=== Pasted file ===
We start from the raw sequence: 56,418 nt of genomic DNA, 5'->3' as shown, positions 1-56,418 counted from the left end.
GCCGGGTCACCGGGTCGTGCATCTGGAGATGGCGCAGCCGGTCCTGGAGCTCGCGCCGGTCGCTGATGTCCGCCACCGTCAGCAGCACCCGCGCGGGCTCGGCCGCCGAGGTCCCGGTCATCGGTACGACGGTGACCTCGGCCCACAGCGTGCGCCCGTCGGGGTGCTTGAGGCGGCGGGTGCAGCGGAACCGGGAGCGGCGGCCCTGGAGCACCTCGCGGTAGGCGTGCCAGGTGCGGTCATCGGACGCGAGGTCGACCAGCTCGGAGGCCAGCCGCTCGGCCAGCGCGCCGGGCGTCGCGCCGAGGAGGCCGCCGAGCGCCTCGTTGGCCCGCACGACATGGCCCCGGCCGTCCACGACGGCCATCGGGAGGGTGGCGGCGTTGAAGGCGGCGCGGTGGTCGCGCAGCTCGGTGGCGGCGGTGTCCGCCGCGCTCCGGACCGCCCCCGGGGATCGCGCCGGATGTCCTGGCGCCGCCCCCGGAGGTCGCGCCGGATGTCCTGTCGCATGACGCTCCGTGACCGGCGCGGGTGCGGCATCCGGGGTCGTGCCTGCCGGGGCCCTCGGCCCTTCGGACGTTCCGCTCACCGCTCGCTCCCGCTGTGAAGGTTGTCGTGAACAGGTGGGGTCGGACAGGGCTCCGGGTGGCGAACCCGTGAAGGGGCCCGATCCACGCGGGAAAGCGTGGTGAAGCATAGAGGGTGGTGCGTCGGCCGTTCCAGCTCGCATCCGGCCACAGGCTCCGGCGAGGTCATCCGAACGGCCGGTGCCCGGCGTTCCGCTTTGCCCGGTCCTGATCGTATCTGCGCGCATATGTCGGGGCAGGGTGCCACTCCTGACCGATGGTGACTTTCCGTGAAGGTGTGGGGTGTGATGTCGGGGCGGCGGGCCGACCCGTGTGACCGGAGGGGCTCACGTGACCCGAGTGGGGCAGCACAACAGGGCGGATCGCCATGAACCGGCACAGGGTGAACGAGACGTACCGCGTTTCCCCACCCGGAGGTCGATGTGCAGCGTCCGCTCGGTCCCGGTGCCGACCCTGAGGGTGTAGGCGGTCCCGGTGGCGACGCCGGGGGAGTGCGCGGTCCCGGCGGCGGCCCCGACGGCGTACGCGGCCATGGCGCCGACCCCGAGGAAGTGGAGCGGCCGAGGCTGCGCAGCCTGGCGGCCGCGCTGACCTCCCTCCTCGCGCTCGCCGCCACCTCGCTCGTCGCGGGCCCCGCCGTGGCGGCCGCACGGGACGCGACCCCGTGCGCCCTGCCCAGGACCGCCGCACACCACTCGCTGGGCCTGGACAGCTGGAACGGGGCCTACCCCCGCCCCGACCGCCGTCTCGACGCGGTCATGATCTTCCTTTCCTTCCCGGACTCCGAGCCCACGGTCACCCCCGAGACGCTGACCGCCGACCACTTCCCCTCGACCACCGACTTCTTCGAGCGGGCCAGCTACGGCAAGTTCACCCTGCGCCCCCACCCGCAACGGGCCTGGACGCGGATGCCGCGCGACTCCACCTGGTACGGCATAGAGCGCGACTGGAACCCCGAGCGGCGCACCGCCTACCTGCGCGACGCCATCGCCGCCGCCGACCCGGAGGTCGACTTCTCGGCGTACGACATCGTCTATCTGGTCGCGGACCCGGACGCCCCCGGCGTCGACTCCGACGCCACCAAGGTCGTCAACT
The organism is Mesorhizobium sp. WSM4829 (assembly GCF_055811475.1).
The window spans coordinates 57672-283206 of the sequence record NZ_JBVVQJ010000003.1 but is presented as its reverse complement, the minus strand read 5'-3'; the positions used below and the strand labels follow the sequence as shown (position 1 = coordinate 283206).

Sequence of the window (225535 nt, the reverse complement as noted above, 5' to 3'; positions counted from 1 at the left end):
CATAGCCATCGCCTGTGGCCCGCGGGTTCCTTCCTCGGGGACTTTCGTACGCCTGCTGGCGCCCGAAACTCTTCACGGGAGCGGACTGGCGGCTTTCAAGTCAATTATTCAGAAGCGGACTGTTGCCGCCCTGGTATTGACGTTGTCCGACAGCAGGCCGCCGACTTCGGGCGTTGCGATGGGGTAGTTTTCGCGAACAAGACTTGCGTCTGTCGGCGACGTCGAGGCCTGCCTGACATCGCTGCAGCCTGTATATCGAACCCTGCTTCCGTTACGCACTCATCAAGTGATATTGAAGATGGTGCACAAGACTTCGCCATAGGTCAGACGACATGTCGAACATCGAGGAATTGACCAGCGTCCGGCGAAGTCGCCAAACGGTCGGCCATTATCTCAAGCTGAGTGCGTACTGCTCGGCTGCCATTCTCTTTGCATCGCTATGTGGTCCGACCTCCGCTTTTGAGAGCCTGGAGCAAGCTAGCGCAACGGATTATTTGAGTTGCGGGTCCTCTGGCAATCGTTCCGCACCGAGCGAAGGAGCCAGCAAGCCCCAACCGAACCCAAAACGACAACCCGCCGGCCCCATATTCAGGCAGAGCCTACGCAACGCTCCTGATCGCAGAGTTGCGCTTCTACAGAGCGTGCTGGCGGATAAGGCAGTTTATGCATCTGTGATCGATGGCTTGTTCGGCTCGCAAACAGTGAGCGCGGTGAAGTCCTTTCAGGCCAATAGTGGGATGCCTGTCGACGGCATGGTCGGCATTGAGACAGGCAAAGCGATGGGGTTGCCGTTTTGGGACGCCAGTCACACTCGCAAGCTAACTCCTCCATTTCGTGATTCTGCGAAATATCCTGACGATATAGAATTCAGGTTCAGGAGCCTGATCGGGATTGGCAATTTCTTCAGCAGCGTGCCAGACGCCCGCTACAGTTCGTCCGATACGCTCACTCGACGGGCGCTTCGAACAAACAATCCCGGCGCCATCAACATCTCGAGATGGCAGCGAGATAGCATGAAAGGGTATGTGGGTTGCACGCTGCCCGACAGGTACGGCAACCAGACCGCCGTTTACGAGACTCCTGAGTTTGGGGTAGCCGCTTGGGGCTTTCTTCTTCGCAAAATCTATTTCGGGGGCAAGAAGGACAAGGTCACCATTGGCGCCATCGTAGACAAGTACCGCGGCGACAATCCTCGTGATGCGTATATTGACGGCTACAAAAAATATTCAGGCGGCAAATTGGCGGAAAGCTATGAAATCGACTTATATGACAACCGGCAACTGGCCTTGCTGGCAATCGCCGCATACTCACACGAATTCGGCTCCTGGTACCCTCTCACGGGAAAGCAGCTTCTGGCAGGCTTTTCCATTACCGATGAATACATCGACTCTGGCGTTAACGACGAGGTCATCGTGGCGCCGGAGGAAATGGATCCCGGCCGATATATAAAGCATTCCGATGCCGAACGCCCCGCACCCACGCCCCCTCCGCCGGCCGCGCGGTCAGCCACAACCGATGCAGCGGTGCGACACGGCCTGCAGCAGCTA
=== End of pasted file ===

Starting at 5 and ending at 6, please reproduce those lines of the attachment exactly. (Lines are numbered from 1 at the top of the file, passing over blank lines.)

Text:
Sequence of the window (225535 nt, the reverse complement as noted above, 5' to 3'; positions counted from 1 at the left end):
CATAGCCATCGCCTGTGGCCCGCGGGTTCCTTCCTCGGGGACTTTCGTACGCCTGCTGGCGCCCGAAACTCTTCACGGGAGCGGACTGGCGGCTTTCAAGTCAATTATTCAGAAGCGGACTGTTGCCGCCCTGGTATTGACGTTGTCCGACAGCAGGCCGCCGACTTCGGGCGTTGCGATGGGGTAGTTTTCGCGAACAAGACTTGCGTCTGTCGGCGACGTCGAGGCCTGCCTGACATCGCTGCAGCCTGTATATCGAACCCTGCTTCCGTTACGCACTCATCAAGTGATATTGAAGATGGTGCACAAGACTTCGCCATAGGTCAGACGACATGTCGAACATCGAGGAATTGACCAGCGTCCGGCGAAGTCGCCAAACGGTCGGCCATTATCTCAAGCTGAGTGCGTACTGCTCGGCTGCCATTCTCTTTGCATCGCTATGTGGTCCGACCTCCGCTTTTGAGAGCCTGGAGCAAGCTAGCGCAACGGATTATTTGAGTTGCGGGTCCTCTGGCAATCGTTCCGCACCGAGCGAAGGAGCCAGCAAGCCCCAACCGAACCCAAAACGACAACCCGCCGGCCCCATATTCAGGCAGAGCCTACGCAACGCTCCTGATCGCAGAGTTGCGCTTCTACAGAGCGTGCTGGCGGATAAGGCAGTTTATGCATCTGTGATCGATGGCTTGTTCGGCTCGCAAACAGTGAGCGCGGTGAAGTCCTTTCAGGCCAATAGTGGGATGCCTGTCGACGGCATGGTCGGCATTGAGACAGGCAAAGCGATGGGGTTGCCGTTTTGGGACGCCAGTCACACTCGCAAGCTAACTCCTCCATTTCGTGATTCTGCGAAATATCCTGACGATATAGAATTCAGGTTCAGGAGCCTGATCGGGATTGGCAATTTCTTCAGCAGCGTGCCAGACGCCCGCTACAGTTCGTCCGATACGCTCACTCGACGGGCGCTTCGAACAAACAATCCCGGCGCCATCAACATCTCGAGATGGCAGCGAGATAGCATGAAAGGGTATGTGGGTTGCACGCTGCCCGACAGGTACGGCAACCAGACCGCCGTTTACGAGACTCCTGAGTTTGGGGTAGCCGCTTGGGGCTTTCTTCTTCGCAAAATCTATTTCGGGGGCAAGAAGGACAAGGTCACCATTGGCGCCATCGTAGACAAGTACCGCGGCGACAATCCTCGTGATGCGTATATTGACGGCTACAAAAAATATTCAGGCGGCAAATTGGCGGAAAGCTATGAAATCGACTTATATGACAACCGGCAACTGGCCTTGCTGGCAATCGCCGCATACTCACACGAATTCGGCTCCTGGTACCCTCTCACGGGAAAGCAGCTTCTGGCAGGCTTTTCCATTACCGATGAATACATCGACTCTGGCGTTAACGACGAGGTCATCGTGGCGCCGGAGGAAATGGATCCCGGCCGATATATAAAGCATTCCGATGCCGAACGCCCCGCACCCACGCCCCCTCCGCCGGCCGCGCGGTCAGCCACAACCGATGCAGCGGTGCGACACGGCCTGCAGCAGCTA